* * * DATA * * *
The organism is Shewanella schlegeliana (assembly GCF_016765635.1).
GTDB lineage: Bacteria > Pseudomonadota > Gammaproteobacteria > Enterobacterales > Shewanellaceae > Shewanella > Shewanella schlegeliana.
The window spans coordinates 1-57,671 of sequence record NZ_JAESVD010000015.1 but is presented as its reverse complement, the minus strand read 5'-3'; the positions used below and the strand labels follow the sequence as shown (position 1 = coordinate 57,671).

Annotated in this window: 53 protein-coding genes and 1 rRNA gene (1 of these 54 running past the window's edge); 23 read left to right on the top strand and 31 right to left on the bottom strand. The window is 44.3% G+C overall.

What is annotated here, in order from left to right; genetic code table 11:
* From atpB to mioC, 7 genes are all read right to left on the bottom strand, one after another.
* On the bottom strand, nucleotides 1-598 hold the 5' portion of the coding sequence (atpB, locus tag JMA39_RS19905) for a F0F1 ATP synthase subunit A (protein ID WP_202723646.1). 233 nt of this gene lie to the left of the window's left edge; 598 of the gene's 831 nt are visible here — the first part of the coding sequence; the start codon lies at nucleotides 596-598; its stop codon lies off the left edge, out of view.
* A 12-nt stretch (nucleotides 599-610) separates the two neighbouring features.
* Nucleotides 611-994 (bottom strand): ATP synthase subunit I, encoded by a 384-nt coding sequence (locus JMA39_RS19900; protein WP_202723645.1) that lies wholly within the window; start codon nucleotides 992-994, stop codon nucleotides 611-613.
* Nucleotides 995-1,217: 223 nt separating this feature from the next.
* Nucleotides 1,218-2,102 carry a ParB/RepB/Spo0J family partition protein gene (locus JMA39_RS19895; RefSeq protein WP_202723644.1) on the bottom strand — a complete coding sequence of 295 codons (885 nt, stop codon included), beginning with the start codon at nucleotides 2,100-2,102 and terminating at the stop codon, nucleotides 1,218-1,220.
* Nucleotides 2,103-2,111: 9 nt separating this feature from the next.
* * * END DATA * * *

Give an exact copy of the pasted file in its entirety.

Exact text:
The organism is Shewanella schlegeliana (assembly GCF_016765635.1).
GTDB lineage: Bacteria > Pseudomonadota > Gammaproteobacteria > Enterobacterales > Shewanellaceae > Shewanella > Shewanella schlegeliana.
The window spans coordinates 1-57,671 of sequence record NZ_JAESVD010000015.1 but is presented as its reverse complement, the minus strand read 5'-3'; the positions used below and the strand labels follow the sequence as shown (position 1 = coordinate 57,671).

Annotated in this window: 53 protein-coding genes and 1 rRNA gene (1 of these 54 running past the window's edge); 23 read left to right on the top strand and 31 right to left on the bottom strand. The window is 44.3% G+C overall.

What is annotated here, in order from left to right; genetic code table 11:
* From atpB to mioC, 7 genes are all read right to left on the bottom strand, one after another.
* On the bottom strand, nucleotides 1-598 hold the 5' portion of the coding sequence (atpB, locus tag JMA39_RS19905) for a F0F1 ATP synthase subunit A (protein ID WP_202723646.1). 233 nt of this gene lie to the left of the window's left edge; 598 of the gene's 831 nt are visible here — the first part of the coding sequence; the start codon lies at nucleotides 596-598; its stop codon lies off the left edge, out of view.
* A 12-nt stretch (nucleotides 599-610) separates the two neighbouring features.
* Nucleotides 611-994 (bottom strand): ATP synthase subunit I, encoded by a 384-nt coding sequence (locus JMA39_RS19900; protein WP_202723645.1) that lies wholly within the window; start codon nucleotides 992-994, stop codon nucleotides 611-613.
* Nucleotides 995-1,217: 223 nt separating this feature from the next.
* Nucleotides 1,218-2,102 carry a ParB/RepB/Spo0J family partition protein gene (locus JMA39_RS19895; RefSeq protein WP_202723644.1) on the bottom strand — a complete coding sequence of 295 codons (885 nt, stop codon included), beginning with the start codon at nucleotides 2,100-2,102 and terminating at the stop codon, nucleotides 1,218-1,220.
* Nucleotides 2,103-2,111: 9 nt separating this feature from the next.